US Expat Taxes for Americans Living in Chile – What You Need to Know
There are an estimated 12,000 Americans living in Chile.
There are plenty of reasons for Americans to love living in Chile, such as a latin lifestyle combined with first world infrastructure, the wines, and the incredible variety of natural landscapes to name but a few. As an American expatriate living in Chile though, what exactly do you need to know regarding filing US expat (and Chilean) taxes?
All US citizens and green card holders who earn a minimum of $10,000 (or just $400 for self-employed individuals) anywhere in the world are required to file a US federal tax return and pay taxes to the IRS, regardless of where in the world they live or their income is generated.
The good news is if you are paying income tax in Chile, there are various exclusions and exemptions available to prevent you paying tax on the same income to the IRS too.
US taxes – what you need to know
If you earn over US$10,000 (or just $400 of self-employment income), wherever the income originates in the world you have to file IRS form 1040. While any US taxes due are still due by April 15th, expats get an automatic filing extension until June 15th, which can be extended further on request until October 15th.
If you have overseas assets worth over US$200,000 per person, excluding your home if it is owned in your own name, you also have to file form 8938 to declare them.
If you had a total of at least US$10,000 in one or more foreign bank and/or investment accounts at any time during the tax year, you also have to file FinCEN form 114, otherwise known as a Foreign Bank Account Report or FBAR.
If you pay income tax in Chile, there are several exemptions that allow you to pay less or no US income tax on the same income to the IRS.
“In the case of non-Chilean nationals, they are taxable solely on Chilean source income for this first three years in Chile and would become taxable on worldwide income from the fourth year on.”
The main exemptions are the Foreign Earned Income Exclusion, which lets you exclude the first around US$100,000 of foreign earned income from US tax if you can prove that you are a Chilean resident, and the Foreign Tax Credit, which gives you a $1 tax credit for every dollar of tax you’ve paid in Chile. These exemptions can be combined if necessary. Remember though that even if you don’t owe any tax to the IRS, if your income is over US$10,000 (or $400 if you’re self-employed) you still have to file a federal return.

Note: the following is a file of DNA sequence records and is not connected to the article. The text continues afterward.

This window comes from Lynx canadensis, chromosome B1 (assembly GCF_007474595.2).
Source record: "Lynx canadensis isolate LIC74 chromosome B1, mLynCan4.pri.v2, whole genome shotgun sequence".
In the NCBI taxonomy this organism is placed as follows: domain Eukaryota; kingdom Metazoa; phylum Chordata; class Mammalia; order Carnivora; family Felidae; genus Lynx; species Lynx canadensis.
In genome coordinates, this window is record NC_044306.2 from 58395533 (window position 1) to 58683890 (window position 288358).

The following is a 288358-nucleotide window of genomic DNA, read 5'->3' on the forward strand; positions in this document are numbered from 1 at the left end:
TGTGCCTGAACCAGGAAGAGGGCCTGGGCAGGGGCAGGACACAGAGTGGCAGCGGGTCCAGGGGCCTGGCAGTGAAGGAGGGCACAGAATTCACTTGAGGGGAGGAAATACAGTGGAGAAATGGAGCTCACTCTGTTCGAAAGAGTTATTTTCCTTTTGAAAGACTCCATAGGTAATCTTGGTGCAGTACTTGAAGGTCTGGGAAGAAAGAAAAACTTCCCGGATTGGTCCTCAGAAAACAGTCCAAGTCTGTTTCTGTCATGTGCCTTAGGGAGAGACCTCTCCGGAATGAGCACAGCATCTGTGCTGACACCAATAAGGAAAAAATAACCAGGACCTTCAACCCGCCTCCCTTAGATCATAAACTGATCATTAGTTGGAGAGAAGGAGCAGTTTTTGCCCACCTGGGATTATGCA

The US and Chilean governments share taxpayer info, and Chilean banks pass on US account holders’ account info to the IRS, so it’s not worth not filing or omitting anything on your return. The penalties for incorrect or incomplete filing for expats are steep to say the least.
If you’re a US citizen, green card holder, or US/Chilean dual citizen, and you have been living in Chile but you didn’t know you had to file a US tax return, don’t worry: there’s a program called the IRS Streamlined Procedure that allows you to catch up on your filing without paying any penalties. Don’t delay though, in case the IRS comes to you first.
Chilean taxes – what you need to know
Residents in Chile pay income tax just on income sourced in Chile for the first three years, and then from their fourth year of residence on, on their worldwide income.
A person is considered a resident if they spend at least 6 months of a tax year in Chile, or less if they intend to live in Chile permanently.
Chile’s income tax rates rise from 0% to 35.5%, depending on income level.
The Chilean tax year is the same as in the US. Chilean tax returns are due by April 30th. The Chilean tax authority is called SII (Servicio de Impuestos Internos).
We strongly recommend that if you have any doubts or questions about your tax situation as a US expat living in Chile that you contact a US expat tax specialist.